claimed that the coins were such poor likenesses of real British sovereigns that at most the government made out a violation of 18 U.S.C. § 489 which sets a $ 100 fine for possession of likenesses or similitudes of foreign money which do not rise to the level of counterfeits. Defendant also challenged the qualifications of the government's numismatic experts.
2. Defendant claimed that the government did not prove he had the requisite "intent to defraud ... any person" as required by 18 U.S.C. § 485 because he had informed the buyer of the coins, a government undercover agent, that they were counterfeit.
3. Defendant argued he could not be convicted for conspiracy to distribute a controlled substance because he actually distributed a noncontrolled substance and therefore committed no crime under 21 U.S.C. § 846.
4. Defendant further argued that he could not be punished for any violation of § 846 because there was no punishment applicable to him since he did not distribute any controlled substance listed in § 841. Violations of § 846 are punished by reference to § 841. Section 841 punishes offenders according to the substance involved.
The defendant's contentions are incorrect for the reasons discussed herein.
First, the government's expert witnesses were qualified. Whether the coins sold by the defendant to the government agent were too poor a likeness to defraud anyone was a question for the jury. The jurors had an opportunity to examine the coins sold as well as an actual sovereign. I cannot say that no reasonable jury could have found as this jury found.
Second, the government did prove that defendant possessed the requisite "intent to defraud." I agree that the recipient of the coins, the government undercover agent, knew that the coins were counterfeit and therefore was not defrauded. However, the defendant possessed and sold the coins with the expectation that the buyer would use them to defraud an unsophisticated investor such as a "dumb doctor or lawyer." The specific intent requirement of § 485 was met because the defendant set forces in motion with the "intent to defraud ... any person." The use by Congress of the word "any" refutes the contention that the "intent to defraud" must be directed at a specific buyer. Also, the fact that the government agent did not actually intend to defraud anyone does not relieve the defendant from criminal responsibility for his sale of counterfeit coins with the "intent to defraud" someone.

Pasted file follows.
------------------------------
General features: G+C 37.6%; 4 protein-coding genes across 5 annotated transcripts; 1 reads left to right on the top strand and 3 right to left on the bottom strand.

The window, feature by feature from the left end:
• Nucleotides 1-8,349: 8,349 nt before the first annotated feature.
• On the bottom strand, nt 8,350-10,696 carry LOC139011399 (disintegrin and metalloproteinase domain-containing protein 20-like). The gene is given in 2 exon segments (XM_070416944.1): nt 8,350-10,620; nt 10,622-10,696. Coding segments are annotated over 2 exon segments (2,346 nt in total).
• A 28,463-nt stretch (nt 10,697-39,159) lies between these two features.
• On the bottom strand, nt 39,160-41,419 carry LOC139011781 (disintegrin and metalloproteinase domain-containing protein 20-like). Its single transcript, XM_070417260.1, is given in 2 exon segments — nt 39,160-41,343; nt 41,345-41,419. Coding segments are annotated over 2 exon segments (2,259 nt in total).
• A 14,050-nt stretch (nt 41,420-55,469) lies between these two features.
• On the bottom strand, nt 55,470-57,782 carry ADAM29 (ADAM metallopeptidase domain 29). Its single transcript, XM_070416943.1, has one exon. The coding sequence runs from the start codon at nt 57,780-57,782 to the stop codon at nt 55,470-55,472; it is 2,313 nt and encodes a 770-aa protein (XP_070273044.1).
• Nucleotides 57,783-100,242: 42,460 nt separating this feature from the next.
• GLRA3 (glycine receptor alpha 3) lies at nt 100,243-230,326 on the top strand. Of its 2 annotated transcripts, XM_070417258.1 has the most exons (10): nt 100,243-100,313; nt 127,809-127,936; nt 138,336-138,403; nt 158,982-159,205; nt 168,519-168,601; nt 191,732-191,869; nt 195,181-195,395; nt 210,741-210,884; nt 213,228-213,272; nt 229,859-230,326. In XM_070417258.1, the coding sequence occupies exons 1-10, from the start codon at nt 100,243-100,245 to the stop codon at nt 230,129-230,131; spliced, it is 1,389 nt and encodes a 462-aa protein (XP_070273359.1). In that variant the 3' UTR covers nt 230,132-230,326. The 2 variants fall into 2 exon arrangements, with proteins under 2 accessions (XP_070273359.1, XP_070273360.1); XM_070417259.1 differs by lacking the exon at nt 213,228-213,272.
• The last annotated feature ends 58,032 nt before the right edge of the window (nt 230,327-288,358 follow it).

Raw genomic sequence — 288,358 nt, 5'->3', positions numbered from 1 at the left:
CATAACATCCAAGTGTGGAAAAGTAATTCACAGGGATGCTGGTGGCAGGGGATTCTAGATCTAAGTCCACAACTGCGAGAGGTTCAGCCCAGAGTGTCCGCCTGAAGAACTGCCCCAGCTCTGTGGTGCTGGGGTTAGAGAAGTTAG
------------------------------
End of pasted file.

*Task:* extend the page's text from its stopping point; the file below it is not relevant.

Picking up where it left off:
Defendant is also guilty of conspiracy to possess and sell counterfeit coins with intent to defraud. It is irrelevant that the government agents additional parties to the conspiracy were not in agreement with defendant's unlawful purpose in his conspiracy. The two persons required for the conspiracy were present in the persons of the defendant and his co-defendant Mucci. United States v. Rose, 590 F.2d 232 (7th Cir. 1978) cert. denied, 442 U.S. 929, 99 S. Ct. 2859, 61 L. Ed. 2d 297 (1979) (conspiracy exists where two parties agree even though third person's agreement is feigned).
Third, the defendant was properly convicted of conspiracy to distribute a controlled substance, namely Quaaludes, even though the substance he actually sold to government agents was not a controlled substance. The defendant thought he was selling a controlled substance. The crime of conspiracy, whether under the drug statute 21 U.S.C. § 846 or under the general criminal conspiracy statute 18 U.S.C. § 371, is complete upon the agreement to do an unlawful act as implemented by one or more overt acts. Factual impossibility is no defense.
The law of conspiracy identifies the agreement to engage in a criminal venture as an event of sufficient threat to social order to permit the imposition of criminal sanctions for the agreement alone, plus an overt act in pursuit of it, regardless of whether the crime agreed upon actually is committed.